This is not your father's retirement portfolio. Baby boomers, as well as others who have reached retirement age, have a few problems. The Federal Reserve is making it hard to earn interest from banks and ultra-safe treasury products. Even if your parents did not have a pension, they could stash their money away in savings accounts, certificates of deposit, or Treasury bonds and make enough in annual interest and dividend payments to makes ends meet.
In 1990, for example, treasuries were yielding 9%, but today the rate is under 2%. A one-year certificate of deposit yields 1% and a savings account yields nearly the same. With the average rate of inflation near 3%, these ultra-safe options don't pay enough in interest and dividends to keep up with the yearly erosion of the value of their money.
Recent retirees, who have traditionally relied on from that. This ETF is one of the best plays for utilities. It has an expense ratio of 0.5%, roughly in line with the category average, and pays a dividend of 3.47%. Smart long-term investing involves keeping fees to a minimum.
iShares Investment Grade Corporate Bond (NYSE: LQD)
Every retirement portfolio needs bonds but unless you are well-versed in bond investing, using an ETF to buy multiple bonds is better. Purchasing shares in this ETF makes you a shareholder in more than 1,000 bonds at one time. The expense ratio is 0.15% and you'll see annual dividend payments of 3.83%.
iShares High Yield Corporate Bond (NYSE: HYG)
Not all bonds come with the same level of risk. The bonds in the ETF above are investment grade. They have a high degree of safety, meaning the risk that a company would default is very low. This ETF invests in bonds of higher risk. Because there are 726 bonds in this fund, even if one did default, the effect on the fund would be small. Ratcheting up the level of risk, however, increases the yield. The yield on HYG is 6.63% and the expense ratio is 0.50%.
PowerShares Financial Preferred (NYSE: PGF)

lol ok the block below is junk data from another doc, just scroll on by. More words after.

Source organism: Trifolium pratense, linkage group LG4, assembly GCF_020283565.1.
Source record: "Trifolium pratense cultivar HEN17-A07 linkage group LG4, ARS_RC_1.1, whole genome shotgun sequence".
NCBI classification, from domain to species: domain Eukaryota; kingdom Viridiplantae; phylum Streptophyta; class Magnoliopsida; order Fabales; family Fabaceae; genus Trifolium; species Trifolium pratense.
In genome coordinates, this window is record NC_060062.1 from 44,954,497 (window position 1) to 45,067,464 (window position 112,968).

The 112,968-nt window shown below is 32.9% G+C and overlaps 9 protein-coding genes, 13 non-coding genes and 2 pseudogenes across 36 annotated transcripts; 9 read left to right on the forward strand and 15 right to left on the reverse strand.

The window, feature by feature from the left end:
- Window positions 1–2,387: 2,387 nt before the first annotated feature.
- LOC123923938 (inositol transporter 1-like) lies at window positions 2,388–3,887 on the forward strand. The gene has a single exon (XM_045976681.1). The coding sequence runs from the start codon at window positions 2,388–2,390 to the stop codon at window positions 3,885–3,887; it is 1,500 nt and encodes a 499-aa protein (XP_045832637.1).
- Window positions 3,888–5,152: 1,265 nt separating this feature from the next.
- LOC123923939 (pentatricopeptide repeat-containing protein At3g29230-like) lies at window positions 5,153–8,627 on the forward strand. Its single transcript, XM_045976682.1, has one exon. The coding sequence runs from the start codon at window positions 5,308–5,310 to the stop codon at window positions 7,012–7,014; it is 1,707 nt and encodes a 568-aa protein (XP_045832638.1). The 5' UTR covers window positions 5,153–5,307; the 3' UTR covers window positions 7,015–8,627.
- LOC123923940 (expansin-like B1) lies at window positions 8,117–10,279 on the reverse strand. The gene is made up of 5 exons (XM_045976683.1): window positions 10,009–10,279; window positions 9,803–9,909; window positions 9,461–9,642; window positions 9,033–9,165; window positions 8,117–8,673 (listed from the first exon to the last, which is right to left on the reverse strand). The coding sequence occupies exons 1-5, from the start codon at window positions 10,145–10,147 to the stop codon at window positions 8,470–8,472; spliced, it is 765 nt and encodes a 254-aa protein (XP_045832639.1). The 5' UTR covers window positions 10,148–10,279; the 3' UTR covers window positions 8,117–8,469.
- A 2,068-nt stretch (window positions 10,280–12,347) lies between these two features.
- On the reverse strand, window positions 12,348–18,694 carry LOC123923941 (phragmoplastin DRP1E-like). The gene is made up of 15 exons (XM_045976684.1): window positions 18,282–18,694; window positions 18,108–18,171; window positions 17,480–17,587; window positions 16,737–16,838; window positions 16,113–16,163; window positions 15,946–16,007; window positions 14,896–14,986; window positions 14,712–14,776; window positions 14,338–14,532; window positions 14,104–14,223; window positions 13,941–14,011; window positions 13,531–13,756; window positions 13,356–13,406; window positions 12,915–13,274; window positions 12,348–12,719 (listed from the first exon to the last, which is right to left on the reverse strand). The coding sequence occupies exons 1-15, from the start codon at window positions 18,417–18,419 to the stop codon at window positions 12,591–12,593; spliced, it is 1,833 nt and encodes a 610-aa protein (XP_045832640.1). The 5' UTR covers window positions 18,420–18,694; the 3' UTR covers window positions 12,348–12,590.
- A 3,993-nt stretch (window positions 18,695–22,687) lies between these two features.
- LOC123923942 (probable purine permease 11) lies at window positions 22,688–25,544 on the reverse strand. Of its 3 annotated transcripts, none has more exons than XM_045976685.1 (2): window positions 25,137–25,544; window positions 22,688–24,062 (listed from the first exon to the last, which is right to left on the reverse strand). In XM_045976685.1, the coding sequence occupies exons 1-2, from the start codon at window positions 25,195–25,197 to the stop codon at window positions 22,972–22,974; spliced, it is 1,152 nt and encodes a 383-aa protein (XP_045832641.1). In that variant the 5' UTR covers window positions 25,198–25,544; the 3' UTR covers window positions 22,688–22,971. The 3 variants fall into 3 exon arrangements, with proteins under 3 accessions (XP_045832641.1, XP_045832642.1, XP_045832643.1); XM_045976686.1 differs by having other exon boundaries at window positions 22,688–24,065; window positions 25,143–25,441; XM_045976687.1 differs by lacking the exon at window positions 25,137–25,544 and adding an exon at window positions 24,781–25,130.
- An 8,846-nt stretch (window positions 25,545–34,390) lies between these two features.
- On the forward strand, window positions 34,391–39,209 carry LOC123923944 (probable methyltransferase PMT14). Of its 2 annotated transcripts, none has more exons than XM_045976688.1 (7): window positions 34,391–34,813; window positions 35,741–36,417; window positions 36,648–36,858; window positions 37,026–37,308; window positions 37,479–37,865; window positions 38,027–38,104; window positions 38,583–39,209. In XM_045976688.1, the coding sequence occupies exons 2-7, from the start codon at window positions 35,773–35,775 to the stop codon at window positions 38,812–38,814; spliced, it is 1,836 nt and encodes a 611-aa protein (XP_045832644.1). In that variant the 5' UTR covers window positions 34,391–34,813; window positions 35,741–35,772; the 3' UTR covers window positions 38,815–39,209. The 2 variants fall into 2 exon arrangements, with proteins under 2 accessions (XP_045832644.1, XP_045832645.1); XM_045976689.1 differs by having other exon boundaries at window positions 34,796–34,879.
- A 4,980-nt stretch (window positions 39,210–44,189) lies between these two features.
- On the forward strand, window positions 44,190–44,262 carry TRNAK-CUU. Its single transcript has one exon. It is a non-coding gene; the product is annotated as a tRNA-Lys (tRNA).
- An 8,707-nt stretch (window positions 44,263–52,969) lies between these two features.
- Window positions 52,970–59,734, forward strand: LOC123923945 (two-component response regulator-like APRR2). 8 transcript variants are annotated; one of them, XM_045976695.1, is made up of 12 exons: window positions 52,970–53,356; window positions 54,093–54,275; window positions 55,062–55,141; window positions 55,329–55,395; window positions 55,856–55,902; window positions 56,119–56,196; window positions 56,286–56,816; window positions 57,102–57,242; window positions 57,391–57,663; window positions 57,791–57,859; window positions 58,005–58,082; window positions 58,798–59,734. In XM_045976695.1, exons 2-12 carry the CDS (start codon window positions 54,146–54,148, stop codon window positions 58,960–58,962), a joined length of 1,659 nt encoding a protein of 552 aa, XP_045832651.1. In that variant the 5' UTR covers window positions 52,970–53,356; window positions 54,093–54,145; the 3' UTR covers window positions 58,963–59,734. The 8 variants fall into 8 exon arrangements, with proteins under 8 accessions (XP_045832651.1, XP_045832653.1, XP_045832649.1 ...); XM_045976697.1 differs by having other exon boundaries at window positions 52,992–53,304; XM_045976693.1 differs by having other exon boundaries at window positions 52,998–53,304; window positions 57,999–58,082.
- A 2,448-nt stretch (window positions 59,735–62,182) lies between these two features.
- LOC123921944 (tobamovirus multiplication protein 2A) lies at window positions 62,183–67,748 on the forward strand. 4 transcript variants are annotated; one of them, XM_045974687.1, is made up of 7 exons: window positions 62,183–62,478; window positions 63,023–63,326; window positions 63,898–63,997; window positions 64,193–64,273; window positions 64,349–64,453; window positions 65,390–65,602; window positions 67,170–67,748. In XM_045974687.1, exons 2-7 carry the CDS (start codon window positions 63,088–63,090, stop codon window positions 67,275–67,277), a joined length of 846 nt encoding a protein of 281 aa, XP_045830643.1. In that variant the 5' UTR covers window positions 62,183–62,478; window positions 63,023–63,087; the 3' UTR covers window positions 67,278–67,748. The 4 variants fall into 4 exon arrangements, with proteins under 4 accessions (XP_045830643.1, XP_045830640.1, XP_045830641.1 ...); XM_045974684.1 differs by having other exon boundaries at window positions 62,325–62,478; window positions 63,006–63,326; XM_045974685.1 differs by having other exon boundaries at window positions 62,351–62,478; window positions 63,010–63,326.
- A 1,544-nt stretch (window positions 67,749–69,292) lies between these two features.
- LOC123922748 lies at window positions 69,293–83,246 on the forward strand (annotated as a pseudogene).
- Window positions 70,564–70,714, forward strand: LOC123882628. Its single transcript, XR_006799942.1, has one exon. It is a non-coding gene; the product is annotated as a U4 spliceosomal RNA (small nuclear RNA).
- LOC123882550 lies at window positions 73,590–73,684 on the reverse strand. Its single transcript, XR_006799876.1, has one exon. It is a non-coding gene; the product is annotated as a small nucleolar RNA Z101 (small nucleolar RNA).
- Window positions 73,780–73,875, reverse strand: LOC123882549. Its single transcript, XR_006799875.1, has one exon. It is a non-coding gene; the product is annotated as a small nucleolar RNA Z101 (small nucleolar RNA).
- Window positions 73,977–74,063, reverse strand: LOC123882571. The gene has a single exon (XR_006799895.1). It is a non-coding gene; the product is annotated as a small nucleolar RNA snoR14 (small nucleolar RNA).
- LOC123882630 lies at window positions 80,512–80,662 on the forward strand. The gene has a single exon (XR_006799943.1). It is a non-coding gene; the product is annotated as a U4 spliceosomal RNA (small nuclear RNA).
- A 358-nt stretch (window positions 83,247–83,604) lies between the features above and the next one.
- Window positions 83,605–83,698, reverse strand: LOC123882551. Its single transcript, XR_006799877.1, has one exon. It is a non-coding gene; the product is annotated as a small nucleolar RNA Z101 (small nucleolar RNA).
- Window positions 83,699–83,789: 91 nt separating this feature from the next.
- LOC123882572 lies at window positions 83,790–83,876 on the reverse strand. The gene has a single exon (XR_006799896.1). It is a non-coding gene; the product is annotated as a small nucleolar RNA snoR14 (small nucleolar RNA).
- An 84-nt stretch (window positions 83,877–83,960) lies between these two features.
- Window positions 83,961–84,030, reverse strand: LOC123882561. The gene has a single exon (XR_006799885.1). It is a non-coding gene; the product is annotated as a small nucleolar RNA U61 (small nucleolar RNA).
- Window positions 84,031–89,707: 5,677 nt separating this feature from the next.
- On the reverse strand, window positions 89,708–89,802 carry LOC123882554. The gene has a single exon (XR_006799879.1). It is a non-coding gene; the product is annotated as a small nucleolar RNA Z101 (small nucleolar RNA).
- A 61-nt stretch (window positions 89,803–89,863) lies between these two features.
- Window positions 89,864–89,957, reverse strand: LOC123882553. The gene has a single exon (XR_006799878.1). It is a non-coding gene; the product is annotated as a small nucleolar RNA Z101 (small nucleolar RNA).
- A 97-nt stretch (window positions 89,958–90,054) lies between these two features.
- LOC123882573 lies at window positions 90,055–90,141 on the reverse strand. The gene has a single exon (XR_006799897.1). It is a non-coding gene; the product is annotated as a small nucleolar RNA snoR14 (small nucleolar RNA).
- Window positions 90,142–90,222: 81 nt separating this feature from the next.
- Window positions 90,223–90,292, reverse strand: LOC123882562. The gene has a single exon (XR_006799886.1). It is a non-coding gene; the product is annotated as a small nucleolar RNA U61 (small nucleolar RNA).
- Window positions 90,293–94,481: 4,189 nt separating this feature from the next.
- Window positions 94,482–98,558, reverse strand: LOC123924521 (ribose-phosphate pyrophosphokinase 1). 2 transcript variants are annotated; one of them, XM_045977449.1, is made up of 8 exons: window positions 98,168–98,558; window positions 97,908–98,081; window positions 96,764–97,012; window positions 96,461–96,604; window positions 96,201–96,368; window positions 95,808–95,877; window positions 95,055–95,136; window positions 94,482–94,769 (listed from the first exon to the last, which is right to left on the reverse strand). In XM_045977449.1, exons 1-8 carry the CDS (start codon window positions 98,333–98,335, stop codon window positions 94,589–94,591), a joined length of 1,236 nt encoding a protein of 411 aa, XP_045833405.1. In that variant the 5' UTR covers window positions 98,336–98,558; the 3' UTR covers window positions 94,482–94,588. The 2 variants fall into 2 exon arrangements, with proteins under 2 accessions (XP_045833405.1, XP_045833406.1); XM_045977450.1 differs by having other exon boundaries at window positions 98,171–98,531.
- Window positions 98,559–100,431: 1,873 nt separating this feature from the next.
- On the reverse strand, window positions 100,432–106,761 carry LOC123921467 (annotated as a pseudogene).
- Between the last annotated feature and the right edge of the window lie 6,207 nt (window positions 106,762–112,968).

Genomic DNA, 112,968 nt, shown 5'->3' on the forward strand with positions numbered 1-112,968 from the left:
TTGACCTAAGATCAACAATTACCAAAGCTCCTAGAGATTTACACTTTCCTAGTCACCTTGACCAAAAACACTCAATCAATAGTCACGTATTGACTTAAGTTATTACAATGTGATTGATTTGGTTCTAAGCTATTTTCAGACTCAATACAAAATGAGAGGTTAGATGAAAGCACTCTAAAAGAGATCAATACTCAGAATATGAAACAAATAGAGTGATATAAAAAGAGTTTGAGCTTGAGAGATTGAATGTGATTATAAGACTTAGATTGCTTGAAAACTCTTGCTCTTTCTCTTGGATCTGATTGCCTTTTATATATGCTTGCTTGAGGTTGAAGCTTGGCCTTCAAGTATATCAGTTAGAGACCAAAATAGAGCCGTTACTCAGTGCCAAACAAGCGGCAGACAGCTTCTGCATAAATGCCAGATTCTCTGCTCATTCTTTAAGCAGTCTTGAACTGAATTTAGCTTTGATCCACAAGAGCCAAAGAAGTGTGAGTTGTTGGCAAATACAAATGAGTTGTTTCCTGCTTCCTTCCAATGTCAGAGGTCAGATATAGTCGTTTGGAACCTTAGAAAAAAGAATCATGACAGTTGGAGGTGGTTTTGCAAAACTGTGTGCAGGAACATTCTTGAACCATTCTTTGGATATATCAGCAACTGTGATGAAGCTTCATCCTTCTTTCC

Another financial product appropriate for retirees is preferred stock. Essentially a cross between stock and bonds, preferred stock responds more to interest rates than company news and often pays a higher yield than a company's common stock. This ETF holds a basket of preferred stock in the financial sector. Much like the high-yield bond ETF above, it comes with more risk, but pays a handsome 6.35% dividend in response to the risk. Its expense ratio is slightly higher than the average at 0.66%.
Vanguard High Dividend Yield Index ETF (NYSE: VYM)
There's no reason retirees can't have a portion of their portfolios in the stock market. For those who cannot afford to take on a lot of risk, using an ETF that invests in stocks that have high dividend yields keeps the risk to a minimum, while also paying a 3.23% dividend. The expenses are low: in this case, 0.1%.
The Bottom Line
The five funds listed here are for the retirees looking for a conservative portfolio while gaining yield that is better than the fixed income portfolio of the generation before. For some of your retirement accounts you may not have the option of using these funds, but for your individual brokerage account or other accounts where you aren't restricted to certain investment choices, consider these options.
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- Treasury bonds